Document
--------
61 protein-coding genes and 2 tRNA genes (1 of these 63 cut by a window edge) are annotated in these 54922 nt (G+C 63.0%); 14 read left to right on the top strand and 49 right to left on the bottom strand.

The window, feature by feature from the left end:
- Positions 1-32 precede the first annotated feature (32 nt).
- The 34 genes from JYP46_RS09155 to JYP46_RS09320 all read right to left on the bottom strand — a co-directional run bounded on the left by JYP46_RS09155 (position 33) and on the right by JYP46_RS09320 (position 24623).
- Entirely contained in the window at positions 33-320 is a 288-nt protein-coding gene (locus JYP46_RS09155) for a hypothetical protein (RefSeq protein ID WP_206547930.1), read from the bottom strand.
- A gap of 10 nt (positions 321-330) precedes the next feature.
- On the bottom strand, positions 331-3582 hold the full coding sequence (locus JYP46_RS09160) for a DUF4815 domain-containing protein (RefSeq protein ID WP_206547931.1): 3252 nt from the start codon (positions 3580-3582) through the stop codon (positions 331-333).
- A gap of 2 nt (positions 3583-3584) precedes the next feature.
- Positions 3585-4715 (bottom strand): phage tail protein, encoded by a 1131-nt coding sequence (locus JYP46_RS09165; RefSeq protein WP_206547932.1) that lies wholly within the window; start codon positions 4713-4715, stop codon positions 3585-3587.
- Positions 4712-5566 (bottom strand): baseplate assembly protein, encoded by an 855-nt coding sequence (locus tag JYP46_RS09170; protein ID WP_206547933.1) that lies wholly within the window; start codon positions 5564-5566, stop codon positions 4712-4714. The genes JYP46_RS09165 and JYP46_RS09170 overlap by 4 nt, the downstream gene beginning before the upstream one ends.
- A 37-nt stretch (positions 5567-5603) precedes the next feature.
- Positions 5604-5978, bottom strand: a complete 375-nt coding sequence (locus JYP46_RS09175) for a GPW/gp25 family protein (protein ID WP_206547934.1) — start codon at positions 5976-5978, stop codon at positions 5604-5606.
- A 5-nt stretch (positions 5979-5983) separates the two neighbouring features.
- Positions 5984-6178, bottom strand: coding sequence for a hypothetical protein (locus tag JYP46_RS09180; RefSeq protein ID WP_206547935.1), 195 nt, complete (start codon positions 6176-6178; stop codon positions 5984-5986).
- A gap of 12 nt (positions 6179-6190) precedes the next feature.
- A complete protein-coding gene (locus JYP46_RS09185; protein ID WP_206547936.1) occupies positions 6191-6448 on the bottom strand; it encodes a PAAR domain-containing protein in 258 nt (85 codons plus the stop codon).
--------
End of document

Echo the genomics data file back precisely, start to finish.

61 protein-coding genes and 2 tRNA genes (1 of these 63 cut by a window edge) are annotated in these 54922 nt (G+C 63.0%); 14 read left to right on the top strand and 49 right to left on the bottom strand.

The window, feature by feature from the left end:
- Positions 1-32 precede the first annotated feature (32 nt).
- The 34 genes from JYP46_RS09155 to JYP46_RS09320 all read right to left on the bottom strand — a co-directional run bounded on the left by JYP46_RS09155 (position 33) and on the right by JYP46_RS09320 (position 24623).
- Entirely contained in the window at positions 33-320 is a 288-nt protein-coding gene (locus JYP46_RS09155) for a hypothetical protein (RefSeq protein ID WP_206547930.1), read from the bottom strand.
- A gap of 10 nt (positions 321-330) precedes the next feature.
- On the bottom strand, positions 331-3582 hold the full coding sequence (locus JYP46_RS09160) for a DUF4815 domain-containing protein (RefSeq protein ID WP_206547931.1): 3252 nt from the start codon (positions 3580-3582) through the stop codon (positions 331-333).
- A gap of 2 nt (positions 3583-3584) precedes the next feature.
- Positions 3585-4715 (bottom strand): phage tail protein, encoded by a 1131-nt coding sequence (locus JYP46_RS09165; RefSeq protein WP_206547932.1) that lies wholly within the window; start codon positions 4713-4715, stop codon positions 3585-3587.
- Positions 4712-5566 (bottom strand): baseplate assembly protein, encoded by an 855-nt coding sequence (locus tag JYP46_RS09170; protein ID WP_206547933.1) that lies wholly within the window; start codon positions 5564-5566, stop codon positions 4712-4714. The genes JYP46_RS09165 and JYP46_RS09170 overlap by 4 nt, the downstream gene beginning before the upstream one ends.
- A 37-nt stretch (positions 5567-5603) precedes the next feature.
- Positions 5604-5978, bottom strand: a complete 375-nt coding sequence (locus JYP46_RS09175) for a GPW/gp25 family protein (protein ID WP_206547934.1) — start codon at positions 5976-5978, stop codon at positions 5604-5606.
- A 5-nt stretch (positions 5979-5983) separates the two neighbouring features.
- Positions 5984-6178, bottom strand: coding sequence for a hypothetical protein (locus tag JYP46_RS09180; RefSeq protein ID WP_206547935.1), 195 nt, complete (start codon positions 6176-6178; stop codon positions 5984-5986).
- A gap of 12 nt (positions 6179-6190) precedes the next feature.
- A complete protein-coding gene (locus JYP46_RS09185; protein ID WP_206547936.1) occupies positions 6191-6448 on the bottom strand; it encodes a PAAR domain-containing protein in 258 nt (85 codons plus the stop codon).